You are correct in that the storage driver is the most likely culprit. It also appears you are using the older, manual option for drivers with copydrivers then dism instead of the HII options directly. In either case, the outcome is likely the same, and it comes down to the driver and the OS, and not really Provisioning or whatever else.
Windows obviously ships with a set of drivers that "just work" - basically the necessary files (.inf + supporting files) have been baked into the image. After Windows is installed and finishes the sysprep process, it looks at the available hardware and the available drivers (baked in). Drivers are scored and ranked based on the information that comes from the hardware and from the .inf file(s). The driver with the lowest rank (best match) is then "loaded" for that hardware. In many cases, there are overly generic drivers that can provide basic functionality for hardware until a better driver is installed - this is very commonly seen with video drivers - it starts as a generic vga device, then later you install the latest Nvidia driver and it figures out you actually snuck a Titan X into your machine and that driver is used instead. This usually doesn't lead to serious problems, like BSOD, but just reduced or missing functionality.
However, there are a couple cases that will lead to a BSOD. One is if the driver is just plain bad or wrong - Windows has used the .inf and decided that DriverA is the best match, so loads it up. However, that driver is bad or wrong and so then attempts to interact with the system or hardware in an unsafe, illegal or invalid way, which can lead to a BSOD. This can happen really anytime, depending on what you are doing. You might not see the BSOD until a certain action is attempted or something similar. The second case is for specific device classes that are considered "boot critical" - these are the devices that Windows REALLY REALLY NEEDS to work right in order to boot - for example storage devices so it can read the necessary files. When these drivers are wrong, you will normally see a BSOD at boot time, often leading to a boot loop (system boots, crashes, set to reboot on crash, reboots, crashes, etc.). These crashes should be accompanied with a STOP code that can sometimes be used to identify the device that is having problems. The stop code 0x07b for example generally means the storage device or controller has a problem.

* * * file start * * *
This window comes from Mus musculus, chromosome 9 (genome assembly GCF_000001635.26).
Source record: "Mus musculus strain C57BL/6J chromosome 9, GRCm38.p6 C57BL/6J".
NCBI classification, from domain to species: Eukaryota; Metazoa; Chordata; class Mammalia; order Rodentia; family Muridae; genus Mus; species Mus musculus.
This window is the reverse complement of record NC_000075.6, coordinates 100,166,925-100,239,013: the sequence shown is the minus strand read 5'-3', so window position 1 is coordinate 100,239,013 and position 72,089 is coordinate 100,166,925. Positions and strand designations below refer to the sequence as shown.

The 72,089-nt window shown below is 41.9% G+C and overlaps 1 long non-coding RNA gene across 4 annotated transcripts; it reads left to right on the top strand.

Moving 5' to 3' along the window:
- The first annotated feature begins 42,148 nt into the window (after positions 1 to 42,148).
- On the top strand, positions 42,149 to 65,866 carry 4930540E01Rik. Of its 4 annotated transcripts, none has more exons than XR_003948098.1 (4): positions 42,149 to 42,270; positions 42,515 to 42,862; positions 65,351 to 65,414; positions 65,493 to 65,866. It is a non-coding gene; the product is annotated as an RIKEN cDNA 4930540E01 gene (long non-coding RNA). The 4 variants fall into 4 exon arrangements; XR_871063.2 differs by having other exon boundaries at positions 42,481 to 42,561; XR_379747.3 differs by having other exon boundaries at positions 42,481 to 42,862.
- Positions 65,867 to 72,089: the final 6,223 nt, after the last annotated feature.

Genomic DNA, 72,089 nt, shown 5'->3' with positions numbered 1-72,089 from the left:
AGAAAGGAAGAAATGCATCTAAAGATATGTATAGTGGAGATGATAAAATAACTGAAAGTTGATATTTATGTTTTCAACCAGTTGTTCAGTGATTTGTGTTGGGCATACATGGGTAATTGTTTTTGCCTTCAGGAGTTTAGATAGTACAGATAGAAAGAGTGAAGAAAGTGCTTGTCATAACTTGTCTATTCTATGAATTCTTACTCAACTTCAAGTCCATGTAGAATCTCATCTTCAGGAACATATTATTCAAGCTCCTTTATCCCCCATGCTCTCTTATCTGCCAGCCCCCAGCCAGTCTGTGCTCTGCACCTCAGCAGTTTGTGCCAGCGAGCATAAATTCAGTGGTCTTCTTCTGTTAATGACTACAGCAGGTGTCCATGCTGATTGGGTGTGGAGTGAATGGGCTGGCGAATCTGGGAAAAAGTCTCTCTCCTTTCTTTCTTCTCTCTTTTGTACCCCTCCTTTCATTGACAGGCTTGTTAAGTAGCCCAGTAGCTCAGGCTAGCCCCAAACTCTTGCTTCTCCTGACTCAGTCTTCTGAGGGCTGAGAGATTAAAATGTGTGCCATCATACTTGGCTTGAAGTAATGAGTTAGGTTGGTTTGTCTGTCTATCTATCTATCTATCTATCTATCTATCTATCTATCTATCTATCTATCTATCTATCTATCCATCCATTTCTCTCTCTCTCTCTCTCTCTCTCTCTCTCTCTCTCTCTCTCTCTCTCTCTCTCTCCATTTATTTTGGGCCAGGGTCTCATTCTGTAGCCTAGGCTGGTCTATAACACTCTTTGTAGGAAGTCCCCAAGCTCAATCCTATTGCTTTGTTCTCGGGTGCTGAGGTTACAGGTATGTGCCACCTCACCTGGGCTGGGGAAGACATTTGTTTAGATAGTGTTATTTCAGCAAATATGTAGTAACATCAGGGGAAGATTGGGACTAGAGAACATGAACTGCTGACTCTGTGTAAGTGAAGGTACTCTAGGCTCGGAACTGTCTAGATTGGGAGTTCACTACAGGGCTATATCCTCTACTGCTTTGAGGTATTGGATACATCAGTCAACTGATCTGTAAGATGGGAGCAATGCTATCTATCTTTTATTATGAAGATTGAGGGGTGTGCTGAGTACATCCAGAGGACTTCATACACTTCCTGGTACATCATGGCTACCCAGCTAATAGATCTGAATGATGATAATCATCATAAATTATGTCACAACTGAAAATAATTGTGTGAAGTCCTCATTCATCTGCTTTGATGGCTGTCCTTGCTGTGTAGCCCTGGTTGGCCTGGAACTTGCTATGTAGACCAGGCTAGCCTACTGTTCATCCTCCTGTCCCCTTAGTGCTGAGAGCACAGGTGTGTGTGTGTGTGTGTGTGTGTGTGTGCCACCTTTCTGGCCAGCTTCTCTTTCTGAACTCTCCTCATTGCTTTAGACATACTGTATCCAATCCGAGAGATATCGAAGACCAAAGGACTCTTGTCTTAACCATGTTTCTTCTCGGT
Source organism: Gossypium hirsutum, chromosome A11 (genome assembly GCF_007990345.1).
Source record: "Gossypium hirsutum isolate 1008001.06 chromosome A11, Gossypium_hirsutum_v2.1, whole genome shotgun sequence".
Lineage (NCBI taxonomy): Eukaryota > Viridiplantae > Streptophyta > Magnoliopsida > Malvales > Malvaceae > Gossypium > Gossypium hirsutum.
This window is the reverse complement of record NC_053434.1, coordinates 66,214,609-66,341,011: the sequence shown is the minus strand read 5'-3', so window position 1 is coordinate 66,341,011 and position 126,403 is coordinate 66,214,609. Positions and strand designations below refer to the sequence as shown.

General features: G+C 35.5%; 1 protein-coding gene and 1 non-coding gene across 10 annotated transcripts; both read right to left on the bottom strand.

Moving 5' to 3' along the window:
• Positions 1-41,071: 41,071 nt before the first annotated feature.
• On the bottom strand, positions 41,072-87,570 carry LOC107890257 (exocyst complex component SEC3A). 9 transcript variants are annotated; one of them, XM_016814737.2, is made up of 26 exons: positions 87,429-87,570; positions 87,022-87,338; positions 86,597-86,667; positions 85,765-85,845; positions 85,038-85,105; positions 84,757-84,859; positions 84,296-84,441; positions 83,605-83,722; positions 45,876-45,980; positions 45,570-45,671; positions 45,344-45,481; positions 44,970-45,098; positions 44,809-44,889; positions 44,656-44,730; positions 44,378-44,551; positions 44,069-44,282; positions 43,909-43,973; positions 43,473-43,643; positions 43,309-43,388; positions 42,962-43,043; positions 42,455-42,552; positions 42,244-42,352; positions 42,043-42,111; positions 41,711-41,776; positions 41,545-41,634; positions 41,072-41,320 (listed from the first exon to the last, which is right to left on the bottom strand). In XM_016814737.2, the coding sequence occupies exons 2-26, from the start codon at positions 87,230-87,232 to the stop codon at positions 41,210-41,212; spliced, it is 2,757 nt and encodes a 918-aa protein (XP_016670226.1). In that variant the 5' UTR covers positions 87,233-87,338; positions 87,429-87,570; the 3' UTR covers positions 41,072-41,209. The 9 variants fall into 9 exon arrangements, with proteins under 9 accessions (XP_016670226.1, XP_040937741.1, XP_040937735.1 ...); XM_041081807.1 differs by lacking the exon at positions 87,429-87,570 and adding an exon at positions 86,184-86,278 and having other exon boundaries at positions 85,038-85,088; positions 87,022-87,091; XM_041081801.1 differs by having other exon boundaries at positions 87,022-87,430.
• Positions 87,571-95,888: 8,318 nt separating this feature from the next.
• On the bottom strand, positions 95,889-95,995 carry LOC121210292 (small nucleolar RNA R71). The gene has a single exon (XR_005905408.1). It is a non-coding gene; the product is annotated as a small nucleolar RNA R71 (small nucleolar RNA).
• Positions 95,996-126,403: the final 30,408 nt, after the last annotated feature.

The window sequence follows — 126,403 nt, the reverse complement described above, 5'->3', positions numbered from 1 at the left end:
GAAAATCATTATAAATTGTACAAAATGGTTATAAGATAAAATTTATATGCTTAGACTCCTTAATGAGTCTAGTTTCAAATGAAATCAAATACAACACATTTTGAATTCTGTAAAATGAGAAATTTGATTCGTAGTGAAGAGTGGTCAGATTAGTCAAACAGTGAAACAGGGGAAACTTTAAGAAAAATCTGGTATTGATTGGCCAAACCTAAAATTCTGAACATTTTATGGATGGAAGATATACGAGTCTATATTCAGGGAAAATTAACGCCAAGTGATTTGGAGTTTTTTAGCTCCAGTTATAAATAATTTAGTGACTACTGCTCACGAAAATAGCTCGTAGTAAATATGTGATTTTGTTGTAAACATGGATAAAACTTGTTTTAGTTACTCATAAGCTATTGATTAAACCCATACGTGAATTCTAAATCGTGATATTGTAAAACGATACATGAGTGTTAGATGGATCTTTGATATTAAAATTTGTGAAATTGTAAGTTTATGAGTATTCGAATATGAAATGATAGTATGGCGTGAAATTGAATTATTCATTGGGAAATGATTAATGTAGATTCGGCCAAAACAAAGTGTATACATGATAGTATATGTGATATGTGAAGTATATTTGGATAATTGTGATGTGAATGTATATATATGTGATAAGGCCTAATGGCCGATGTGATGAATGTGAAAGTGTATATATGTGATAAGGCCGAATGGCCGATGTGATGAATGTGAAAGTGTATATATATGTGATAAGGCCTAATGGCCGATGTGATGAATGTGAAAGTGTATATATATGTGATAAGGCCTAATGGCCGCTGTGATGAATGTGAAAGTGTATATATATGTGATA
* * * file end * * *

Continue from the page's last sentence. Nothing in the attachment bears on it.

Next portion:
This is a lot of information that doesn't directly help, and you might already know, but hopefully it helps you or someone else. In the end, the problem is likely because of a driver loaded into Windows, either already in the image or being added by dism during the Provisioning task. LANDESK/Ivanti can't FORCE Windows to use a specific driver, we can just make them available for Windows to rank and then load what it considers the best driver. In your case, it seems Windows has decided that a particular driver is the best match, but it isn't a good match at all. This is based on the rank of the driver(s) - so DriverA might be wrong, but scores a better rank than DriverB, which is the correct driver. Here is what I'd recommend:
- Make sure the image that you are deploying has been sysprep'ed - this clears the hardware information so that Windows will find new, matching drivers for the hardware when it boots up after imaging. Otherwise old drivers may not be replaced leading to a BSOD
- Remove the step(s) that copies new drivers and runs DISM and deploy the image. If the BSOD still exists, then the problematic driver is already in the image. If the problem goes away then the problem driver is being copied. Also note that the problem might remain because now it can't find a driver, vs before it found a bad driver.
- You can boot the system to Windows PE using a PXE rep or other options to allow you to look at the system better and make some changes that might help:
- Set the system to not reboot on crash, which will allow you to validate the STOP code and if it changes based on what drivers are available
- Use DISM to install, remove and look at drivers in the Windows image
- Review logs about driver installation - specifically the SetupAPI log, which includes information about driver rank and selection
- Manually add and remove specific drivers for testing
- Run other diagnostics tools
You can find some more information here:
- How Windows Ranks Drivers (docs.microsoft.com)
- How to configure system failure and recovery options in Windows (support.microsoft.com)
Hopefully this helps. If you are still having problems, you can call Ivanti Support, and we can see if there is something we can find or help with. Even though we can't directly change this part (that's on the driver writers and Windows) - we want to help out our customers and have worked through this a few times now.
We've switched to TII with Dell's new models this year due to the issues you describe, and have had no issues since doing so, insofar as drivers are concerned...